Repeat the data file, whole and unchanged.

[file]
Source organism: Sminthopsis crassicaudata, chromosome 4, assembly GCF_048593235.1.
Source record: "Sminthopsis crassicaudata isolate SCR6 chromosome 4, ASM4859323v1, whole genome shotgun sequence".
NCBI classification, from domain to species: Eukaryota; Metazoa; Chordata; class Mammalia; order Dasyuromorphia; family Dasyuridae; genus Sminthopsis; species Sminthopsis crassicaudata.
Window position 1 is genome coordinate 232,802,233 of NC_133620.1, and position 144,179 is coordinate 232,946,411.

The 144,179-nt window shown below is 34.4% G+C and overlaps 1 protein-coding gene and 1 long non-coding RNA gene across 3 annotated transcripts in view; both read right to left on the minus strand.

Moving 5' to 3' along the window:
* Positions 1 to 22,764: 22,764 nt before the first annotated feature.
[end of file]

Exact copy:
Source organism: Sminthopsis crassicaudata, chromosome 4, assembly GCF_048593235.1.
Source record: "Sminthopsis crassicaudata isolate SCR6 chromosome 4, ASM4859323v1, whole genome shotgun sequence".
NCBI classification, from domain to species: Eukaryota; Metazoa; Chordata; class Mammalia; order Dasyuromorphia; family Dasyuridae; genus Sminthopsis; species Sminthopsis crassicaudata.
Window position 1 is genome coordinate 232,802,233 of NC_133620.1, and position 144,179 is coordinate 232,946,411.

The 144,179-nt window shown below is 34.4% G+C and overlaps 1 protein-coding gene and 1 long non-coding RNA gene across 3 annotated transcripts in view; both read right to left on the minus strand.

Moving 5' to 3' along the window:
* Positions 1 to 22,764: 22,764 nt before the first annotated feature.